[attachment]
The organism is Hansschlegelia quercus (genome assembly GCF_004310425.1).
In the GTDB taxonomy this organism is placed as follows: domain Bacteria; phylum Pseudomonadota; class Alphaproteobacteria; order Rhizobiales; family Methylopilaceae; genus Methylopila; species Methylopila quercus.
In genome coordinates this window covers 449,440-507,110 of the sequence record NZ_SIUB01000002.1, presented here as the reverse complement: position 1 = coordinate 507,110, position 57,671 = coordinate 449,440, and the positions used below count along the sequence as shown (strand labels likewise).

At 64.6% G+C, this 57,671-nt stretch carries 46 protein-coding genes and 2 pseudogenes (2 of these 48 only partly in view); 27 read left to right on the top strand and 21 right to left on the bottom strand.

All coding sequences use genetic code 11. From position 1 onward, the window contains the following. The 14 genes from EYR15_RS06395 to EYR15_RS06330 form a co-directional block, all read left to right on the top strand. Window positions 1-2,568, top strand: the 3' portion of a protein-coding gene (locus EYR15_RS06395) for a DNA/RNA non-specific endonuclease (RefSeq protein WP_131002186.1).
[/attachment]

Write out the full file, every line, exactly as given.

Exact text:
The organism is Hansschlegelia quercus (genome assembly GCF_004310425.1).
In the GTDB taxonomy this organism is placed as follows: domain Bacteria; phylum Pseudomonadota; class Alphaproteobacteria; order Rhizobiales; family Methylopilaceae; genus Methylopila; species Methylopila quercus.
In genome coordinates this window covers 449,440-507,110 of the sequence record NZ_SIUB01000002.1, presented here as the reverse complement: position 1 = coordinate 507,110, position 57,671 = coordinate 449,440, and the positions used below count along the sequence as shown (strand labels likewise).

At 64.6% G+C, this 57,671-nt stretch carries 46 protein-coding genes and 2 pseudogenes (2 of these 48 only partly in view); 27 read left to right on the top strand and 21 right to left on the bottom strand.

All coding sequences use genetic code 11. From position 1 onward, the window contains the following. The 14 genes from EYR15_RS06395 to EYR15_RS06330 form a co-directional block, all read left to right on the top strand. Window positions 1-2,568, top strand: the 3' portion of a protein-coding gene (locus EYR15_RS06395) for a DNA/RNA non-specific endonuclease (RefSeq protein WP_131002186.1).